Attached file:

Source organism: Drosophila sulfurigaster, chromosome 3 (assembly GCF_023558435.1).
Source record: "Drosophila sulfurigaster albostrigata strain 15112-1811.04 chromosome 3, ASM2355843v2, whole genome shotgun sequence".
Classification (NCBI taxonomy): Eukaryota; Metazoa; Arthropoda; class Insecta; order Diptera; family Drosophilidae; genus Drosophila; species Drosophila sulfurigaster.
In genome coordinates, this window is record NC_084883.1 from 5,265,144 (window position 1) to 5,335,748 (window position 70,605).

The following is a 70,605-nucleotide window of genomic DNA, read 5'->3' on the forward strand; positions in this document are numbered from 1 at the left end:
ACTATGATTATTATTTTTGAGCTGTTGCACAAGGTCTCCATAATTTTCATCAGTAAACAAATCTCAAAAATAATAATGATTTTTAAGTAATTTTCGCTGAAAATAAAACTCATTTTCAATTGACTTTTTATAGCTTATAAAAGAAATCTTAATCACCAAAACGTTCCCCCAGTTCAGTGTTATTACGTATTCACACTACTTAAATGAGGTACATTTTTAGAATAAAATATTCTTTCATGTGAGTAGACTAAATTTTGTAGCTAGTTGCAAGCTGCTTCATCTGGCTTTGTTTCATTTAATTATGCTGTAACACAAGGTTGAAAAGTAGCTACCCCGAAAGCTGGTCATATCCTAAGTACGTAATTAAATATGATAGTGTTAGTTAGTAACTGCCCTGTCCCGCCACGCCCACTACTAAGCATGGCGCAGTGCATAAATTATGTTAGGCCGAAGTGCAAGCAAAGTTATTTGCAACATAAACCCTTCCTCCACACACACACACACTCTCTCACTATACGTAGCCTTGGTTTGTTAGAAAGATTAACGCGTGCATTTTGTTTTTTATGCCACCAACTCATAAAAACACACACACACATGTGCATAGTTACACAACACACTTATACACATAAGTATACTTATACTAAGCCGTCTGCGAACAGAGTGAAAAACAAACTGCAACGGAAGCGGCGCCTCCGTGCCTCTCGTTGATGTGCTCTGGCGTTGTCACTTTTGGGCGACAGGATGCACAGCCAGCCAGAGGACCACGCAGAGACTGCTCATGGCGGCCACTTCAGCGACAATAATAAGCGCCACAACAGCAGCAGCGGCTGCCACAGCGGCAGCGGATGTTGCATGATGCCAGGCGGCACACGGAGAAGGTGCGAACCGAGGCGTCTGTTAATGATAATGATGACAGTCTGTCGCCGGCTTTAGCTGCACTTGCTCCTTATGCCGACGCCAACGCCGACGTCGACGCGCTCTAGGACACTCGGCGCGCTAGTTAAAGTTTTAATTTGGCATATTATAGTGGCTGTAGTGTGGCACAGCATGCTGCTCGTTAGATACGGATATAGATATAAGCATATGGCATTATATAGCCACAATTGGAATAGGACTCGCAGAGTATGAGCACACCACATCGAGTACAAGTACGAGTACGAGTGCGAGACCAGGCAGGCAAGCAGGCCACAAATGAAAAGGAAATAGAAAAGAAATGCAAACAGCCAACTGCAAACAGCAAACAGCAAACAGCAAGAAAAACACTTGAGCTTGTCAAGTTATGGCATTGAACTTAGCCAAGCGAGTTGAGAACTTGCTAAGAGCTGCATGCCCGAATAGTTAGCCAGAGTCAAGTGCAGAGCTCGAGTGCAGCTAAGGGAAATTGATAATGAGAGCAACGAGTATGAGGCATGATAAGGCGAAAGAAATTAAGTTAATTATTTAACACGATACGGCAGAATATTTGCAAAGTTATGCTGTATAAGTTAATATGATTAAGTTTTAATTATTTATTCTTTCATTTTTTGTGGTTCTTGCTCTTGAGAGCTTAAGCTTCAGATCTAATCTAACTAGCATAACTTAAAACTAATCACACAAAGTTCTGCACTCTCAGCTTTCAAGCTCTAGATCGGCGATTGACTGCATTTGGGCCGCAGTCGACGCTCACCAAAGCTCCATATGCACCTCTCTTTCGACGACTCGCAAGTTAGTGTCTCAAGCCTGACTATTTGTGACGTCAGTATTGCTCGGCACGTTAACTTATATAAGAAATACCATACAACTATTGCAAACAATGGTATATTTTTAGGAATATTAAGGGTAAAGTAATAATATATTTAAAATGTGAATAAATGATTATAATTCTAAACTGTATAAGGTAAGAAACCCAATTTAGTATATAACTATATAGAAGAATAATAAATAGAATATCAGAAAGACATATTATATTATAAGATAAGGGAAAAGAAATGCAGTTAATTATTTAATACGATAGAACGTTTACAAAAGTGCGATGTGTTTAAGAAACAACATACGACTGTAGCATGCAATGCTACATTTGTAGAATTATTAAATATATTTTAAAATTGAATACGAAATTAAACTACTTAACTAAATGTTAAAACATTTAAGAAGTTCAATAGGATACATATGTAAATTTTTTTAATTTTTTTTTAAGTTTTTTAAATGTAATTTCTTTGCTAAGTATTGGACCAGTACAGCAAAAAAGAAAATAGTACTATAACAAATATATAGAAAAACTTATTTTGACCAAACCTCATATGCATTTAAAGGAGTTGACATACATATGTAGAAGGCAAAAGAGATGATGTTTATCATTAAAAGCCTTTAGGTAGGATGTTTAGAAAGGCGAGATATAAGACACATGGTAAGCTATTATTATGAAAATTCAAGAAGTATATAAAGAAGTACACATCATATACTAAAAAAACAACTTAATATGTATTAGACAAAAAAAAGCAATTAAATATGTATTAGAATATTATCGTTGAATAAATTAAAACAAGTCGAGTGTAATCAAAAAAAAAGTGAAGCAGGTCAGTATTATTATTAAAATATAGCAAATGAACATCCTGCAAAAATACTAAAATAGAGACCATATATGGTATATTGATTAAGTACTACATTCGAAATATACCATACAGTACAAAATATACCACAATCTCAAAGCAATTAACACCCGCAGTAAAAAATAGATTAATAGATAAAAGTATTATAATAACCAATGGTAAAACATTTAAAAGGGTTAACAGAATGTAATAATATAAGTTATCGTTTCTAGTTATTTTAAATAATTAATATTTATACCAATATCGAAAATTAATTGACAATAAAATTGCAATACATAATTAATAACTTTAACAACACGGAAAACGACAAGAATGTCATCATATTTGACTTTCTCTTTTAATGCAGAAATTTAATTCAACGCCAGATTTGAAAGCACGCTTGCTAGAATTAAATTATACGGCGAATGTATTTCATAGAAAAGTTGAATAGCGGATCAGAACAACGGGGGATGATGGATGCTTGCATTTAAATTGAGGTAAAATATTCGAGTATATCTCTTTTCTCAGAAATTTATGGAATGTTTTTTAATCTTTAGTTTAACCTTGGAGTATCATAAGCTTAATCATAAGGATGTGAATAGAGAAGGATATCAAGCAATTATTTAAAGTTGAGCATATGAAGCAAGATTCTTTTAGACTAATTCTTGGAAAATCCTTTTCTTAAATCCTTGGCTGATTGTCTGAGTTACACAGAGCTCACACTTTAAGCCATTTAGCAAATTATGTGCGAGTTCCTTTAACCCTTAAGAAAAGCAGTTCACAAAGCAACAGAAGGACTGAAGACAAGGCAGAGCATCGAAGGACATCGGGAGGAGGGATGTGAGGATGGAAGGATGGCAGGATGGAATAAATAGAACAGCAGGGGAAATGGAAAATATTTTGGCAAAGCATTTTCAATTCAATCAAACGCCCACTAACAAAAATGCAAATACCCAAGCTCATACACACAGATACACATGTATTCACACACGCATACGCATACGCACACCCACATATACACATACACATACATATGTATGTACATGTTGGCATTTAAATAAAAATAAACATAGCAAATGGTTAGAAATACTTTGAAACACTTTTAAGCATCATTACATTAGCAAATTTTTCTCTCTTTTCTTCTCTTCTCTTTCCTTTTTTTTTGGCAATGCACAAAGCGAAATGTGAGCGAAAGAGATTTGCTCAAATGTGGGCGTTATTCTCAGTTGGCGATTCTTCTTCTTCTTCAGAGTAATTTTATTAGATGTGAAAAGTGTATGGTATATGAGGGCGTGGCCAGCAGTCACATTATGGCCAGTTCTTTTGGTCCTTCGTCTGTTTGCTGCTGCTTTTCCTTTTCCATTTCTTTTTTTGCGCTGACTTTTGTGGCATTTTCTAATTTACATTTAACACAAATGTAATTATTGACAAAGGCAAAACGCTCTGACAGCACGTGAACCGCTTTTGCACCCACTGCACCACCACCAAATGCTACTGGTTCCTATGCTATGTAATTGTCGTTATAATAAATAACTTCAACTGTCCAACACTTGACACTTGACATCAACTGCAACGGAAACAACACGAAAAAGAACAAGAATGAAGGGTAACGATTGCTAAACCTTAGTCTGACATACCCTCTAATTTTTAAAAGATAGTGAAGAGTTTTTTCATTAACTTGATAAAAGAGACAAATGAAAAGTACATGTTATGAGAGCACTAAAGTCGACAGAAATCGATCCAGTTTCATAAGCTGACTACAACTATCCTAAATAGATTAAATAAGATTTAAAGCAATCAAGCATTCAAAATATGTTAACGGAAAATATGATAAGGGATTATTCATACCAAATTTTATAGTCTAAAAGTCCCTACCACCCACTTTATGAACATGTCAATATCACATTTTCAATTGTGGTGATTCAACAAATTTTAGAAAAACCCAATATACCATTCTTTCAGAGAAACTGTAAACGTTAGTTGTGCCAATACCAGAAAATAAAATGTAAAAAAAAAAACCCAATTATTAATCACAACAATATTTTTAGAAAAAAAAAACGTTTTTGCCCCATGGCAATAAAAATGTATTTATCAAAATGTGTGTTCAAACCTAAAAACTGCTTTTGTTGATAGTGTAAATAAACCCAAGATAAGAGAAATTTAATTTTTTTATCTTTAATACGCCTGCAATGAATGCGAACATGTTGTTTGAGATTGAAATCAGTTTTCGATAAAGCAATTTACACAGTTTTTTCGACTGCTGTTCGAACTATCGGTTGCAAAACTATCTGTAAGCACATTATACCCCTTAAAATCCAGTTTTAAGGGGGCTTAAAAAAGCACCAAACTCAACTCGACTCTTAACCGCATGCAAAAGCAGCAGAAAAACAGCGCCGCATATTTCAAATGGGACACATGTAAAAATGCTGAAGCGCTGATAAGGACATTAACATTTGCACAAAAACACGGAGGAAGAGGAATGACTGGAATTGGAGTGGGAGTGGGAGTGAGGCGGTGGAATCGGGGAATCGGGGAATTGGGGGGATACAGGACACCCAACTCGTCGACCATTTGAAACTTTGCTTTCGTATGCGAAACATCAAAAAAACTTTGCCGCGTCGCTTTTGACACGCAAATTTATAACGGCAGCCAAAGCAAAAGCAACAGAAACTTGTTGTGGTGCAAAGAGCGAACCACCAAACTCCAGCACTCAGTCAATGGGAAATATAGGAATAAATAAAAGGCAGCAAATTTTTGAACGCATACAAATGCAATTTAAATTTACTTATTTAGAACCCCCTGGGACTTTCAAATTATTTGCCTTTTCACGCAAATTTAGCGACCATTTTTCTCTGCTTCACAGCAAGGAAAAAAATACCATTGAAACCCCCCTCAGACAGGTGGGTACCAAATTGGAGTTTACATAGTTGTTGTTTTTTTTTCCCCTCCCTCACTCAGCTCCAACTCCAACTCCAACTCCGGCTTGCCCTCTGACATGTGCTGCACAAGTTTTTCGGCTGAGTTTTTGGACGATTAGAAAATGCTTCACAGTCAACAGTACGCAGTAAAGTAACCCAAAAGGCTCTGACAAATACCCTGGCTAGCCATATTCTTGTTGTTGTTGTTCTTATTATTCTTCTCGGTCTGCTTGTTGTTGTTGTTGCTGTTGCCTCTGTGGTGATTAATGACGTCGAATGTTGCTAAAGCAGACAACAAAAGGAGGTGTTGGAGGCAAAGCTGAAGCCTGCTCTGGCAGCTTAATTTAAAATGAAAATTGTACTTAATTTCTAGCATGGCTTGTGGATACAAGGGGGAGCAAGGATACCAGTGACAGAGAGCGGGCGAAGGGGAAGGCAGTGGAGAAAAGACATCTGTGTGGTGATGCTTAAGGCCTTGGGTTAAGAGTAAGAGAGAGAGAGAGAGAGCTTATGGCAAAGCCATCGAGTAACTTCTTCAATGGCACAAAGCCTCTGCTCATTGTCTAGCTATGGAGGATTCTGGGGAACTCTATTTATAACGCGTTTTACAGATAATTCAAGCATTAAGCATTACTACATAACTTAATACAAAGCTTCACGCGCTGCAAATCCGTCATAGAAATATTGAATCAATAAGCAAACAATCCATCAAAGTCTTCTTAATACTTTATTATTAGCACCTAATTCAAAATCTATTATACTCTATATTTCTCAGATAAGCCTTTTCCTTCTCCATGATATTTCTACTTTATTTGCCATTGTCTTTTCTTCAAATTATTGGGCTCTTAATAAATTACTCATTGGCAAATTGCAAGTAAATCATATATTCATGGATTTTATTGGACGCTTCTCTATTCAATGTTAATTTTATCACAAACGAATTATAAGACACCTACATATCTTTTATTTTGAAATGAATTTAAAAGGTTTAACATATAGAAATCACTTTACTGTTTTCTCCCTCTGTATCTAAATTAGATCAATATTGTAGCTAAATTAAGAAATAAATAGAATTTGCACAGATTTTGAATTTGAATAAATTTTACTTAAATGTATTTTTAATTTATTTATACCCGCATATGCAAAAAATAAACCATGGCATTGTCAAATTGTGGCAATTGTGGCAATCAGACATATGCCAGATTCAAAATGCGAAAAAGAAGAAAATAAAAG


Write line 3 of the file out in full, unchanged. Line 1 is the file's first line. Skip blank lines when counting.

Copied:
Classification (NCBI taxonomy): Eukaryota; Metazoa; Arthropoda; class Insecta; order Diptera; family Drosophilidae; genus Drosophila; species Drosophila sulfurigaster.